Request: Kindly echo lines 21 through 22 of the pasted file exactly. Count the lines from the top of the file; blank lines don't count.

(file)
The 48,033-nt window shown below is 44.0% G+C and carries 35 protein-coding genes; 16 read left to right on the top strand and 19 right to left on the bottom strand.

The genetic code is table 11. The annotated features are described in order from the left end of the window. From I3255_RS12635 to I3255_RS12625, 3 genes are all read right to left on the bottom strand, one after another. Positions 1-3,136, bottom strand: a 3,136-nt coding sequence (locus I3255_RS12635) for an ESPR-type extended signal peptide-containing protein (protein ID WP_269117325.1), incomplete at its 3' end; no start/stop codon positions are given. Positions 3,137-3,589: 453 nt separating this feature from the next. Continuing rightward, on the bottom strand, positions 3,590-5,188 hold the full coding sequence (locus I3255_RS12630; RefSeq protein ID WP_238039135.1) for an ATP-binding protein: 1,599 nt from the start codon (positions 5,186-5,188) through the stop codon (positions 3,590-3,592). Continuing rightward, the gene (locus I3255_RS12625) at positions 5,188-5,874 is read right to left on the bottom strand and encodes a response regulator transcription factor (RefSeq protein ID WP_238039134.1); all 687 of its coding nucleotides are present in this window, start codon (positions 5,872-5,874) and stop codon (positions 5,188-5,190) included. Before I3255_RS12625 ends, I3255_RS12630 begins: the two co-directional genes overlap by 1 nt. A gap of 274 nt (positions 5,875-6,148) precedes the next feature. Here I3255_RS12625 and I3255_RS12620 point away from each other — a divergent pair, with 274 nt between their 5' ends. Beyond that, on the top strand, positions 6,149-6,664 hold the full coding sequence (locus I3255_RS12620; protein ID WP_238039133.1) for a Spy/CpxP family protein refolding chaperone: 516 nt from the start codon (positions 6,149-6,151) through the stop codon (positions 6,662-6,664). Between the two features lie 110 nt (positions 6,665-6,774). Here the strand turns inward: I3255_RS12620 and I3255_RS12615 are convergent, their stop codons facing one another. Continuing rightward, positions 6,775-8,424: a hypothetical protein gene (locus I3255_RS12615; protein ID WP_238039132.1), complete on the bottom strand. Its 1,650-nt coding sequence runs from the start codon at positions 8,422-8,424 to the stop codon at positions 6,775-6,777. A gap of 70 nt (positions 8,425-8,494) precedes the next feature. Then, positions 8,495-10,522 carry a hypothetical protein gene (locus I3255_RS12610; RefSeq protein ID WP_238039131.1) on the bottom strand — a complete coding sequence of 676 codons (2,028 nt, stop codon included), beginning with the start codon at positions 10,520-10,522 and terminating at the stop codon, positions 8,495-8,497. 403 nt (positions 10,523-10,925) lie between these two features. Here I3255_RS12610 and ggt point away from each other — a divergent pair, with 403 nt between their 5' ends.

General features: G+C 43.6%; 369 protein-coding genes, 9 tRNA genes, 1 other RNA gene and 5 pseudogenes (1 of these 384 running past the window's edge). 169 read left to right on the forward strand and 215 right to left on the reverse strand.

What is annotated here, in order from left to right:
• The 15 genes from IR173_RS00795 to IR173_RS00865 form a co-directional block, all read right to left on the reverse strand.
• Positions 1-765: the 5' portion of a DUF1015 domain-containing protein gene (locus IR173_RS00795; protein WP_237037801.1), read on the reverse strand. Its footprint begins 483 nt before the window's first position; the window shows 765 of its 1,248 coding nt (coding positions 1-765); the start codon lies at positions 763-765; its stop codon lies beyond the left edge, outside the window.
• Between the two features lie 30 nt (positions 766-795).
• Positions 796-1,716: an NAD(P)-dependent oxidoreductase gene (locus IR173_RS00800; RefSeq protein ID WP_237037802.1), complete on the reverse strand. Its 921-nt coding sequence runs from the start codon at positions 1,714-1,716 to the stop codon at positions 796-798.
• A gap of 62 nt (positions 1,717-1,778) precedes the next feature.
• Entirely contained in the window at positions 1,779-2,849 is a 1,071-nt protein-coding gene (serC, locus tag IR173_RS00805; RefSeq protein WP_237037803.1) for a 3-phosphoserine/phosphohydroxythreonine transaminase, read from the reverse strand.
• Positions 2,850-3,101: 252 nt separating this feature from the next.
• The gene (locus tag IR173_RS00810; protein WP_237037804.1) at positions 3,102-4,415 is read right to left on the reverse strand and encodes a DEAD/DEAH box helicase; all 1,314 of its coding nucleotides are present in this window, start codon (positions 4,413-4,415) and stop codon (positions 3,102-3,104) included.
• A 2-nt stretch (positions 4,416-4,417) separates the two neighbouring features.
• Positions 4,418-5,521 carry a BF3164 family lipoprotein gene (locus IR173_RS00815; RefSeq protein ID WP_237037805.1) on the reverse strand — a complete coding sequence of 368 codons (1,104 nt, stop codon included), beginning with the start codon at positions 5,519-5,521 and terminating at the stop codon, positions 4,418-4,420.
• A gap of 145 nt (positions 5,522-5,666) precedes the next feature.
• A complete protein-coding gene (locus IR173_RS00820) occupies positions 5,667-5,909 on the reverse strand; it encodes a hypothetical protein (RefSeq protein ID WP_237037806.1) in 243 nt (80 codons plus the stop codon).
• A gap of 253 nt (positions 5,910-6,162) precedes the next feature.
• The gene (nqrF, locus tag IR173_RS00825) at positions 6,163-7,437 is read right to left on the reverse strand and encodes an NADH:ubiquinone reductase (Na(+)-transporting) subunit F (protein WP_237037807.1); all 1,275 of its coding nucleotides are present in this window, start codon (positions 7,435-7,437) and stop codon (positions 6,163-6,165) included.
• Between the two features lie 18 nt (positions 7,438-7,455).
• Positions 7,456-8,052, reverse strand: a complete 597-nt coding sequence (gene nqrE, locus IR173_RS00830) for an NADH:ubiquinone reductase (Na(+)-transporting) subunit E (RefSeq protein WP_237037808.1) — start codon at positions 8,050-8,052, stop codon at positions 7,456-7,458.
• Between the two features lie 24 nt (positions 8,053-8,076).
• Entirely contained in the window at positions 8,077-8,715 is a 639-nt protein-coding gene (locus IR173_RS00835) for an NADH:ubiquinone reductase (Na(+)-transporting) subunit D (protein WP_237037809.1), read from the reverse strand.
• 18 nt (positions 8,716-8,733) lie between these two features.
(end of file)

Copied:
• Between the two features lie 24 nt (positions 8,053-8,076).
• Entirely contained in the window at positions 8,077-8,715 is a 639-nt protein-coding gene (locus IR173_RS00835) for an NADH:ubiquinone reductase (Na(+)-transporting) subunit D (protein WP_237037809.1), read from the reverse strand.